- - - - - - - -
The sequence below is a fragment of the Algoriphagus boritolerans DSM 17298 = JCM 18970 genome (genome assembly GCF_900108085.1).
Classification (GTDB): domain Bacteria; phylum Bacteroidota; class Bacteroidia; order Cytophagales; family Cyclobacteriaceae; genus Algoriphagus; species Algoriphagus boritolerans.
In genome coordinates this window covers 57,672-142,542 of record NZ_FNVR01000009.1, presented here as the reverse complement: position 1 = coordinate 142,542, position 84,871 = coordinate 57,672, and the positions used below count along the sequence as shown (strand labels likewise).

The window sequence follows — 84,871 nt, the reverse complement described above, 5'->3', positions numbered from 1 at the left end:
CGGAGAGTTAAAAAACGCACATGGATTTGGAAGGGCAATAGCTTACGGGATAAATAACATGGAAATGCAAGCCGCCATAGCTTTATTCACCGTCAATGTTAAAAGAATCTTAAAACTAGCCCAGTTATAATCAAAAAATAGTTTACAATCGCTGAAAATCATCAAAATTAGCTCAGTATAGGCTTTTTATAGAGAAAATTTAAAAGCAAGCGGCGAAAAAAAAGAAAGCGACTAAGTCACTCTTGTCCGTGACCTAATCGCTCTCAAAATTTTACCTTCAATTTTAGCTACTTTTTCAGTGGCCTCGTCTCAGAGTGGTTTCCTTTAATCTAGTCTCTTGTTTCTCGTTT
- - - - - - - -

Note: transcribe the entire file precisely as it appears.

The sequence below is a fragment of the Algoriphagus boritolerans DSM 17298 = JCM 18970 genome (genome assembly GCF_900108085.1).
Classification (GTDB): domain Bacteria; phylum Bacteroidota; class Bacteroidia; order Cytophagales; family Cyclobacteriaceae; genus Algoriphagus; species Algoriphagus boritolerans.
In genome coordinates this window covers 57,672-142,542 of record NZ_FNVR01000009.1, presented here as the reverse complement: position 1 = coordinate 142,542, position 84,871 = coordinate 57,672, and the positions used below count along the sequence as shown (strand labels likewise).

The window sequence follows — 84,871 nt, the reverse complement described above, 5'->3', positions numbered from 1 at the left end:
CGGAGAGTTAAAAAACGCACATGGATTTGGAAGGGCAATAGCTTACGGGATAAATAACATGGAAATGCAAGCCGCCATAGCTTTATTCACCGTCAATGTTAAAAGAATCTTAAAACTAGCCCAGTTATAATCAAAAAATAGTTTACAATCGCTGAAAATCATCAAAATTAGCTCAGTATAGGCTTTTTATAGAGAAAATTTAAAAGCAAGCGGCGAAAAAAAAGAAAGCGACTAAGTCACTCTTGTCCGTGACCTAATCGCTCTCAAAATTTTACCTTCAATTTTAGCTACTTTTTCAGTGGCCTCGTCTCAGAGTGGTTTCCTTTAATCTAGTCTCTTGTTTCTCGTTT